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How to Build a Successful MATHCOUNTS Program

February 15, 2019

Editor’s note: Jeff Boyd was the coach of the 2005, 2007, 2008, and 2009 National Championship State Teams from Texas. Below are his experiences and advice on how to build a thriving program. We were always grateful for Jeff’s contributions to his students and to other coaches. He passed away in 2017.

I currently coach the Mathcounts and TMSCA programs at First Colony Middle School and Fort Settlement Middle School in Sugar Land, Texas. I have been teaching and coaching in Fort Bend ISD for the last seven years. I was recruited from another district to start up an in-school Mathcounts program at First Colony.

building a successful mathcounts program

Their Mathcounts coach was an engineer who had a student on the team and volunteered his time. The school would not let him use the school so he had to do it at his house. He just kept bugging the principal about starting an in-school program. The problem was that none of the teachers at the school at the time wanted to take on the Mathcounts program. Finally the principal told the engineer to go and find a good Mathcounts coach and she would hire him. He approached me at one of our mini-competitions to see if I was interested and I said that it was a possibility.

When I was called by the principal I said that I would take the job but I wanted a stipend and a yearly budget so that I could do the job the way that it should be done. The first year I had to write curriculum and get it approved. The second year they gave me one class. I had a really good PR person in the administration that got us a lot of publicity and the program spread by word of mouth from parent to parent. The parents started asking to have their kids in the class because of the scope of the material that we were covering. The program was successful from the first year and it has just grown every year since. In seven years the program has grown from 45 students to approximately 150 students who take the class and another 30–45 who just attend the evening practices.

After three years the district re-zoned and my program was split down the middle with half staying at First Colony and the other half going to the new school, Fort Settlement. I asked the district to split my teaching assignment between the two schools so that I would not lose the kids that went to the other school. They had so many kids sign up for the program that I became a full-time contest math teacher with five full classes. Both schools continued to have tremendous success. When the schools split the administration gave me a budget at both schools so I had twice the money to use for my program.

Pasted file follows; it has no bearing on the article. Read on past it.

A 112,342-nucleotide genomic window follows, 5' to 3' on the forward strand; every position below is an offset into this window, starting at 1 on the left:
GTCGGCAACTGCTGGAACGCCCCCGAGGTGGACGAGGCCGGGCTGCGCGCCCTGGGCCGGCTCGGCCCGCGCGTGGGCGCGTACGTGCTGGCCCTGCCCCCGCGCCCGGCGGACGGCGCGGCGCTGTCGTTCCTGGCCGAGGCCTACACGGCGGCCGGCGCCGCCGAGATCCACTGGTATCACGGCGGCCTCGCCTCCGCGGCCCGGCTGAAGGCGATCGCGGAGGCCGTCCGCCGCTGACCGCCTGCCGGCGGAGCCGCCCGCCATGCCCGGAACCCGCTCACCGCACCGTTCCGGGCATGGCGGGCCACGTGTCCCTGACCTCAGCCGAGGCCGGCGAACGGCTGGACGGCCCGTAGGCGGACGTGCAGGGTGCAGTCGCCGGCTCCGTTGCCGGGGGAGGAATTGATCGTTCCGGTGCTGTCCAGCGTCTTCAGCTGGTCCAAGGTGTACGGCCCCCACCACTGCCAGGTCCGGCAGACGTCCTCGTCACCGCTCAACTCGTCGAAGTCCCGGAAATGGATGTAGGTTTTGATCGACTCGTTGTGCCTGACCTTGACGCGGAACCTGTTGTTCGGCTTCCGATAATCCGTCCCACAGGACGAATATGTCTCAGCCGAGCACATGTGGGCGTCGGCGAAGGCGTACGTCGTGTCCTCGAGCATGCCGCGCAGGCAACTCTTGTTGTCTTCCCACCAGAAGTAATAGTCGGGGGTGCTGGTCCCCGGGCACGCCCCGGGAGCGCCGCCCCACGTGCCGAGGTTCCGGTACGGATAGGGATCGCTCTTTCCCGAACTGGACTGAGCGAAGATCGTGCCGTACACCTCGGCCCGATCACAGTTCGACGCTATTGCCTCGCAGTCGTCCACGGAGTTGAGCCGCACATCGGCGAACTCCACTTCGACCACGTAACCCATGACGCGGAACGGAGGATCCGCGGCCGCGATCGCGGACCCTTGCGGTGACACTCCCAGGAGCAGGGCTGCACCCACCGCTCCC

When I was split between the two schools I found that I had to stop having practices right after school. One school always had a transportation problem. I started to have evening practices from 6:30 to 8:30 PM. That way the kids could go home, have supper and do some homework before they cam back to school for practice. We had practice at one school one week and the other school the next week. These evening practices had an added bonus in that several of the parents who were engineers started coming to practices and got interested in the program. They now come to every practice and travel with us to all our tournaments. The administration loved this, especially with the big push for parent involvement.

In the Houston area we have around four mini-competitions a year where the kids get to practice their competition skills. Our mini-competitions have around 180–225 students from around 18–23 schools. The only thing that we do differently is that during the team round the kids are mixed up so that you may have a team with kids from 4 different schools. That way the strong schools do not dominate everything and discourage beginners. It also enables the new and weaker kids to be paired with stronger kids and see how they work.

The engineers in our area supply the pizza and sodas free of charge for the kids and we give ribbons as awards. These contests really help because by the time that the real contest rolls around the kids know exactly what to expect and normally do not feel the extreme pressure that would be present if this was the one and only competition of the year.

My kids also compete in TMSCA which is Texas Math and Science Coaches Association. We compete in number sense, computer applications, math, and science. Between Mathcounts and TMSCA we go to 16–20 contests a year. The TMSCA enables my kids to win a lot of trophies, which keeps them around for the Mathcounts, which is a lot harder. We have raised enough money that the kids travel to all of the competitions by charter bus with air-conditioning and color televisions. It has become very competitive to get to go on a bus trip. I always make sure that I take sixth, seventh and eighth graders to every contest. I want to build the interest of the younger kids and prepare the older kids for Chapter and State.

Life has been good because I do not have to deal with standardized tests or department requirements. I just get to teach math. There are times that I just let the interests of the kids take us where ever it happens to takes us because the kids are interested in that specific topic at that time.